Posted on | June 29, 2012 | 2 Comments
It was dumb luck that a series of storms had rivers running high during a recent trip to northeastern England. According to family who live in Teesdale, in a village roughly 50 miles south of Newcastle, only months ago, during what notionally should have been a wetter period, flows of the Tees and Balder had been scant. It was a dry January when Northumbrian Water coughed up a drought plan. But precipitation did finally happen. Bang on summer solstice, these rivers crashed and roared like a freeway. As rain and safety releases from local reservoirs swelled their banks, the water ran brown as newly brewed coffee, frothing with swept-up soil. Stubborn foam settling in eddies made me wonder if sewers hadn’t been overwhelmed? It was a series of days so wet that across Pennines, the northerly rib of moors dividing eastern and western England, western counties were on flood alert and said to be getting a month’s rain in a day. The east was notionally drier, except Cotherstone, where I was, and where neighbors of my family kept apologizing for the weather until the sagest of my cousins waved them off, laughing, “She loves it! She’s from LA!”
As rain allowed, another cousin and I walked the village. While the walks invariably began in back lanes, no matter what route we took, soon we crossed streams, stream after stream. Somehow we always returned to the intersection of the Balder and Tees (pictured top). I have been to Cotherstone many times over many years, usually at Christmas, but never did it strike me so forcibly that this village evolved in Roman times when there was no choice for these master engineers but to work with nature and that was precisely what made it so lovely. High ground was for buildings, low ground for water. Remarkably, in this wettest interval in what is normally a wet land, gardeners were harvesting water. And there came another reminder: there is proximity to water, and there is catching it to do your bidding. Here follows some photos and random thoughts had while walking in the glorious wet of a place where rivers still run.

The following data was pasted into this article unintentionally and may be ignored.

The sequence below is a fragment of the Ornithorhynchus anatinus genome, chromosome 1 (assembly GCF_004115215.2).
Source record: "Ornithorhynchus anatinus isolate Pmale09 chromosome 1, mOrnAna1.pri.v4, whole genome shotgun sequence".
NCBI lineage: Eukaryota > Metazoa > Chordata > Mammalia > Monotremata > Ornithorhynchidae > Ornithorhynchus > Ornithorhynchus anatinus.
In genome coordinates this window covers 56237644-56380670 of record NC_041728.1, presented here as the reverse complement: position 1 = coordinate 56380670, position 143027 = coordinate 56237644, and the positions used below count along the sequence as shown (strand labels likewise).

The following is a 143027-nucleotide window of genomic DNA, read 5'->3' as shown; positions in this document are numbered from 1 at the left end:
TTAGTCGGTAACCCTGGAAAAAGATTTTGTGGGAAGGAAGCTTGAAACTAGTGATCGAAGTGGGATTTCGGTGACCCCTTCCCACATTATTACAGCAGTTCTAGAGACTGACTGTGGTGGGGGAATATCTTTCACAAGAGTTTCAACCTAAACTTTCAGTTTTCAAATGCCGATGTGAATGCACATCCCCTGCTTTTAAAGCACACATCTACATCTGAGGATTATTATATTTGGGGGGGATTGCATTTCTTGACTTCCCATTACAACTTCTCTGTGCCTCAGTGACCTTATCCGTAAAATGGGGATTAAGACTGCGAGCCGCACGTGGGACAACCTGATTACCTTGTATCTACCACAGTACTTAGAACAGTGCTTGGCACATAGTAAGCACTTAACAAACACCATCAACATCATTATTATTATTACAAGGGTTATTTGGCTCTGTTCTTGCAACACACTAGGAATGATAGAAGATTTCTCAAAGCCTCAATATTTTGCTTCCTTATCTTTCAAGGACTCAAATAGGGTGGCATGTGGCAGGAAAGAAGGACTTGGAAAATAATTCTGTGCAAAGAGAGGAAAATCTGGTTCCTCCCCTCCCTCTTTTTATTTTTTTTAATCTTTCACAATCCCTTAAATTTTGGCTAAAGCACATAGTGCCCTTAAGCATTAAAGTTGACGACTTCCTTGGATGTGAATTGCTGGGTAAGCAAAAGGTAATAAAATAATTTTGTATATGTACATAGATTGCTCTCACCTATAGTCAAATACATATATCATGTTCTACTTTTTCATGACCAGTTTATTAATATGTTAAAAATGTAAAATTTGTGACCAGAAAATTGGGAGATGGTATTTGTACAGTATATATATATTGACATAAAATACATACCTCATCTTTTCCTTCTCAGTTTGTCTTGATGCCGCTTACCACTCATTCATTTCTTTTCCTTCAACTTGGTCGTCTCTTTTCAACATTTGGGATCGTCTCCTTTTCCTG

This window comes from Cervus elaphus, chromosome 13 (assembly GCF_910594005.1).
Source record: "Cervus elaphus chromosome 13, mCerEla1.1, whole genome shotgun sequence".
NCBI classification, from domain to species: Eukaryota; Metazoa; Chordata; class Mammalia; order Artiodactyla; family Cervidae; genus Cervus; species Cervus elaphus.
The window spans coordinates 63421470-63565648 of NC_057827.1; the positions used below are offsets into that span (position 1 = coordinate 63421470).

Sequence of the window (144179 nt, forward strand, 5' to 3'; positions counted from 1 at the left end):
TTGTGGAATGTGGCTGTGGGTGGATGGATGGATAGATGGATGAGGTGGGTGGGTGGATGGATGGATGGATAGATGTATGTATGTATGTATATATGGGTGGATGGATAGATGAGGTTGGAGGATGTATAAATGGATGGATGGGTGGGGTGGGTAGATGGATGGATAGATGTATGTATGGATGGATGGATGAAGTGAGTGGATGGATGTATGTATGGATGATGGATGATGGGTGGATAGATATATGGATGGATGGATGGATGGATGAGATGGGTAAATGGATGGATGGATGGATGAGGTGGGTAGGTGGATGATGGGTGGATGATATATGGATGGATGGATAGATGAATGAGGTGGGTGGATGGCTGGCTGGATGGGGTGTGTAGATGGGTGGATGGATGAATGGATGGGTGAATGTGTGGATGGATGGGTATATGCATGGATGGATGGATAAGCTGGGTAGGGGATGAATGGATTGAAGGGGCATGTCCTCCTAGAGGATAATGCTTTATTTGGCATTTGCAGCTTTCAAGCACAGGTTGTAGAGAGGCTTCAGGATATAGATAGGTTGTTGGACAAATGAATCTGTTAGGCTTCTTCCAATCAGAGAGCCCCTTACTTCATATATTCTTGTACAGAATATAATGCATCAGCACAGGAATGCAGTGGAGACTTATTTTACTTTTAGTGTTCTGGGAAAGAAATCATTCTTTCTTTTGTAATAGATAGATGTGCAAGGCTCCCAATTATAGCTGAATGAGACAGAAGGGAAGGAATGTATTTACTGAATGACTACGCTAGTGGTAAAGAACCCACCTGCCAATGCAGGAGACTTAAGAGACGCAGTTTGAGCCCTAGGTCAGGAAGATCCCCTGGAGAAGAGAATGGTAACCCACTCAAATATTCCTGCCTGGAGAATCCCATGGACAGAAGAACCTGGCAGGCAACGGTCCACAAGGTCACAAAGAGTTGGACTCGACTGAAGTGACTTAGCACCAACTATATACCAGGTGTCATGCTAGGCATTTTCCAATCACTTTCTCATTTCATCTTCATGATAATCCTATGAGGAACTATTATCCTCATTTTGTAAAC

Coming from a dry city where huge private gardens are fed with imported water, it was striking to see the reverse in northern England. Private gardens are small, with little or no lawn. In Cotherstone, most lawn occurs in public spaces where it draws people together. Moreover, a stream flows through the village green. Frustratingly, I saw more California lilac in a short walk in northern England than I do in the same length of stroll here in the plant’s native range.
Growing tomatoes and squash here is a feat in a short, cold season, but gardeners do it, relying heavily on greenhouses and poly-tunnels. In a vegetable garden off one of the lanes, I found a skilled gardener named Barry filling his watering can from rain barrels that he set up along a shed. This supplies his seedlings so no energy-intensive pumped water is needed to get plants established in waterproof greenhouses. His garden supplies the local pub, which in London or Los Angeles would be called a “gastro pub” because people go there to eat and not just drink.
My mind is tired, addled by emotion, jet-lag and cross-cultural associations. I am farther than I would choose from people and a place that I love. If this sounds like everything there is great and everything here isn’t, please weight it for sentiment.
During a walk, one of my cousins and I noticed wilting thistles. The farmers had obviously been spraying fields just as this summer drought-buster of a storm front had moved through. Swept into those roaring waters and foaming eddies of the Tees and Balder was clearly plenty of herbicide. We all have so much to learn.
But back here in LA, where our streams have been buried and rivers turned into a fenced, largely inaccessible flood control network, I wonder if we could even begin to make that association? The imperfect, clearly improvable lesson I wish we could take from England is that respect for water begins with proximity to it. Oddly enough, the second day back in Southern California, the Los Angeles Department of Water & Power announced resumption of its cash-for-grass program to help turn us more sustainable, and yes, more English, in our gardening ways. It’s good news, I suppose, but blinking through fatigue, I can’t escape the conviction that we will need more than fitful rebates to become what utility agencies coyly call “water-wise.” We will need to know water to respect it. We need our streams and rivers restored to profoundly appreciate how dependent we are on that miraculous intersection where land meets fresh water.